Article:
Backlash over Minnesota students’ Hitler-themed dance invite, Nazi salutes
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Backlash over Minnesota students’ Hitler-themed dance invite, Nazi salutes

Principal of Minnetonka High School says ‘deeply offensive’ incident will be taken seriously; local rabbi says Jewish students apprehensive about returning to school

Screenshot of the Minnesota high school students doing the Nazi salute with a Hitler-themed invitation to their school dance on January 2019. (screen capture: YouTube)
Screenshot of the Minnesota high school students doing the Nazi salute with a Hitler-themed invitation to their school dance on January 2019. (screen capture: YouTube)

Officials at a Minnesota high school wrote to parents after two students were pictured in a social media post doing a Nazi salute and holding a sign with references to Adolf Hitler.

Jeff Erikson, principal at suburban Minnetonka High School, said the “anti-Semitic media post…in no way aligns with our school’s core values” in his letter to parents on Thursday. “Please know that we take this matter seriously and are committed to ensuring a safe, positive environment for all students.”

The Minnesota Star Tribune reported the photo on a private Instagram account showed a teenage girl and boy doing the salute as they held an apparent invitation to the school’s annual Valentine’s Day dance called Sweethearts.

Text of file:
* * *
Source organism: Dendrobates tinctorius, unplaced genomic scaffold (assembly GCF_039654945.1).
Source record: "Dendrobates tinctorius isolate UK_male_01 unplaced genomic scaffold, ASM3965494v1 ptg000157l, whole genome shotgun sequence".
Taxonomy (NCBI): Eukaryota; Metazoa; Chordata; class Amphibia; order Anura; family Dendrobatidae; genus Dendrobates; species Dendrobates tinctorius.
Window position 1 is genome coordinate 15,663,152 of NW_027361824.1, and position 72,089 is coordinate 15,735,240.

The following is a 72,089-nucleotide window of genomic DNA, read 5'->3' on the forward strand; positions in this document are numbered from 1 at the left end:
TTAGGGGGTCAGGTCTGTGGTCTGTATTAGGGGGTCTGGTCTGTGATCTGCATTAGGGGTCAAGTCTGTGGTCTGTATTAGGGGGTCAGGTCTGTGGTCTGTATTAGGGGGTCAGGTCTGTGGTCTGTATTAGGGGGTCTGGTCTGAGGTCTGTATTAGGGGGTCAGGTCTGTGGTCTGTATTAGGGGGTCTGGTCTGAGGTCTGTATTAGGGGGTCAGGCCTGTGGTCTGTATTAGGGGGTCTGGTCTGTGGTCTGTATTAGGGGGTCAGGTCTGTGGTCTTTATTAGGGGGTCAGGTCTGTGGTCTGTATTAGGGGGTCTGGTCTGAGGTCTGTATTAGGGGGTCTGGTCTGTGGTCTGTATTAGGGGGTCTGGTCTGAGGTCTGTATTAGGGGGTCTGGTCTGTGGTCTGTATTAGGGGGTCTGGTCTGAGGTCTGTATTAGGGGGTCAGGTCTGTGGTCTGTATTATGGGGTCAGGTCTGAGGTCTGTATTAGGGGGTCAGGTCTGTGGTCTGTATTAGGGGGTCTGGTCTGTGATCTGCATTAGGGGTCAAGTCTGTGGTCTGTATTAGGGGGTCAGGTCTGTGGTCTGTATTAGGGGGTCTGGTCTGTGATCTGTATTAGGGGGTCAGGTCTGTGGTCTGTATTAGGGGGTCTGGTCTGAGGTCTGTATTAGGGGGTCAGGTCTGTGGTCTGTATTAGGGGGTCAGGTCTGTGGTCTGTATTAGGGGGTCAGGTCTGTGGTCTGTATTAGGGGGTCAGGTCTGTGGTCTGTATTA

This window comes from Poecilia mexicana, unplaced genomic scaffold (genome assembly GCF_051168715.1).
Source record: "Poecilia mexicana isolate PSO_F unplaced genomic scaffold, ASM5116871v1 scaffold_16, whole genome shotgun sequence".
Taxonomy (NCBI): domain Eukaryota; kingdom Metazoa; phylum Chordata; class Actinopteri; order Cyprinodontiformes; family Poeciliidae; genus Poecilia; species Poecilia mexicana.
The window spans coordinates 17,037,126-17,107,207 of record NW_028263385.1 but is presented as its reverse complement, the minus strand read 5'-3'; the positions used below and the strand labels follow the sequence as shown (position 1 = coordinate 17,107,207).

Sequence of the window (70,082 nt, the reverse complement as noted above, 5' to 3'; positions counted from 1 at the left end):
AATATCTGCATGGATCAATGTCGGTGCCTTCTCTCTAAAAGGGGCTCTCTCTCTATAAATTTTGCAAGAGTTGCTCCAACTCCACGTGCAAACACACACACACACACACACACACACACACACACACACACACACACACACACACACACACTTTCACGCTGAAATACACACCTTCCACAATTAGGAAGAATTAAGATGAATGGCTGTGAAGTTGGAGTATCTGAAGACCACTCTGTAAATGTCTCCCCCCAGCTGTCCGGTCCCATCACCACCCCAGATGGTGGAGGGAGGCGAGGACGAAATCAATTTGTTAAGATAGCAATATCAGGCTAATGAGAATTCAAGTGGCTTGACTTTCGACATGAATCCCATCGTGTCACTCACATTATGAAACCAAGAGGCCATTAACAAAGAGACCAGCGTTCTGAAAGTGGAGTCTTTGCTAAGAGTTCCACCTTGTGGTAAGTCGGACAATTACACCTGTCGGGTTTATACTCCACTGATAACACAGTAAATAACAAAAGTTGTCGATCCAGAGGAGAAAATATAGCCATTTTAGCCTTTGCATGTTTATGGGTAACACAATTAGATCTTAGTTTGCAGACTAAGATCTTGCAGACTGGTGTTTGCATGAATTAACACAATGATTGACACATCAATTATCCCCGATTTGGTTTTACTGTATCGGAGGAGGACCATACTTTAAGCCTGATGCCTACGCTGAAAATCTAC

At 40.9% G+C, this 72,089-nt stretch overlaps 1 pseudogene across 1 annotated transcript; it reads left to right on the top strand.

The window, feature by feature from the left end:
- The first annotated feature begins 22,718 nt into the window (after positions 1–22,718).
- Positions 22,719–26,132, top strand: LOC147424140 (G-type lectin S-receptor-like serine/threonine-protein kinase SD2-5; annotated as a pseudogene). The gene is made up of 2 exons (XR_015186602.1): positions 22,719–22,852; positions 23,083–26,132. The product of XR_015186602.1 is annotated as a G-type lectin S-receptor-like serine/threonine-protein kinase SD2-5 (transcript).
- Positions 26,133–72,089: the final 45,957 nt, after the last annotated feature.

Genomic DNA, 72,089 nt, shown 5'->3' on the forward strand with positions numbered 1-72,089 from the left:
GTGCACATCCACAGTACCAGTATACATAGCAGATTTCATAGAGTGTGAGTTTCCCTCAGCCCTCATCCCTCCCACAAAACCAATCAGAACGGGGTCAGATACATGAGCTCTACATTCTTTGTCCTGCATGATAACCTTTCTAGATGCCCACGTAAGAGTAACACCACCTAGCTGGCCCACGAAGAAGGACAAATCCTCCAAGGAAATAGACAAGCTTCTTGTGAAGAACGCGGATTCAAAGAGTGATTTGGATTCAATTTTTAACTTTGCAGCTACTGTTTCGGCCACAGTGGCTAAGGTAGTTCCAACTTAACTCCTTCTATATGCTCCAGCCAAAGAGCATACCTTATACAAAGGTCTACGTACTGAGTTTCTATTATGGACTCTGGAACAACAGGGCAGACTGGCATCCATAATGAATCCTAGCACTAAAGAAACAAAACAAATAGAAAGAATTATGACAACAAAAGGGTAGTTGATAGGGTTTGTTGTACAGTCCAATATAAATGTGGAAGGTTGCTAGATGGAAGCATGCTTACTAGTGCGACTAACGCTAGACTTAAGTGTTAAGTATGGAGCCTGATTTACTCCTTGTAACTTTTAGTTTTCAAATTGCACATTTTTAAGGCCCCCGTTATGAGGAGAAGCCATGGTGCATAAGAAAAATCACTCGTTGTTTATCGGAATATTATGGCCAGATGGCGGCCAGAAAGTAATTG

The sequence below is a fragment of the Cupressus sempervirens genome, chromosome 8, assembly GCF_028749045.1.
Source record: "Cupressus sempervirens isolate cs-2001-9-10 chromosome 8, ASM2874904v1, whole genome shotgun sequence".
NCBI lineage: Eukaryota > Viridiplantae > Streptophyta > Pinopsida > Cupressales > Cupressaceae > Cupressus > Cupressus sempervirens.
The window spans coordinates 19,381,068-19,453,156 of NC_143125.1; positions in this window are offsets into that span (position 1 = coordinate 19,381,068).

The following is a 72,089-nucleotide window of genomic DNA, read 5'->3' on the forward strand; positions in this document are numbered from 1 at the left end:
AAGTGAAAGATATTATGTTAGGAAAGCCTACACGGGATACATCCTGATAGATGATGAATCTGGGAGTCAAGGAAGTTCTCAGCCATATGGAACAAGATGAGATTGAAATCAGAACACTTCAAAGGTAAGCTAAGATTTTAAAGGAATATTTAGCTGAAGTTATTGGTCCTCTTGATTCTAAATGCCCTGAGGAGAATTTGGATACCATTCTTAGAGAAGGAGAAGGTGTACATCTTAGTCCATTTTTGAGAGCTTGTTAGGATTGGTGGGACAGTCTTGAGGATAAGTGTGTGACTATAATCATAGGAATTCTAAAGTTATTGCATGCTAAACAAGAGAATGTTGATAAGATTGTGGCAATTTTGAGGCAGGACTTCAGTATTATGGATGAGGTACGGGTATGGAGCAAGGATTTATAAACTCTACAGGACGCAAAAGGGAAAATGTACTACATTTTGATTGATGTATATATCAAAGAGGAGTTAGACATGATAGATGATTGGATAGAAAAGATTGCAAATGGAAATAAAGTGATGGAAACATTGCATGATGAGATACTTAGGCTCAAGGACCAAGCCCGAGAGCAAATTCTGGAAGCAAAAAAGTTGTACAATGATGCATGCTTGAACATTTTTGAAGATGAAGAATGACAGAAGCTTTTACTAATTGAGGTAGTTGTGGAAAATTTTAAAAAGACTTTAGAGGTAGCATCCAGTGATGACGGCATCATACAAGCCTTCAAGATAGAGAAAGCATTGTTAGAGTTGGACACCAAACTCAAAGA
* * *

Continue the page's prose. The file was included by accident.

The newspaper reported the poster read: “Sweethearts would be a Hit(ler) w/you, and I could Nazi myself going w/anybody else. Be Mein? Yes or Nein.”

The girl posted the photo on her private Instagram account with the caption: “Also I would like to state I am not anti-semitic in any way, I hate all races equally.”

Members of the local Jewish community expressed outrage over the Hitler-themed invitation and Nazi salutes.

Screenshot of the Hitler-themed invitation to a high school dance made by a Minnesota student in January 2019. (screen capture: YouTube)

Steve Hunegs, executive director of the Jewish Community Relations Council of Minnesota and the Dakotas, said he was “deeply disturbed by the egregious anti-Semitic image circulating on social media.

“Such images both insult the memory of Hitler’s victims, as well as the heroic Minnesotans who fought to defeat Nazism,” Hunegs said in a statement.

Rabbi Tzvi Kupfer, adviser to the school’s Jewish Student Union (JSU), told the Star Tribune he was appalled by the post, and that many of his students were uneasy about returning to school.

“They said they just don’t feel safe going to school anymore,” he said. “This is not something that should be joked about.”

Though Kupfer has helped coordinate Holocaust education programs in the Minnetonka School district in the past, he said the poster incident showed that more was needed.

“Somewhere, somehow there was a disconnect,” Kupfer said. “Obviously it’s not talked about enough. This kind of thing reminds us … we need to do more.”

The principal reached out to local Jewish leaders for a meeting next week to discuss the incident.

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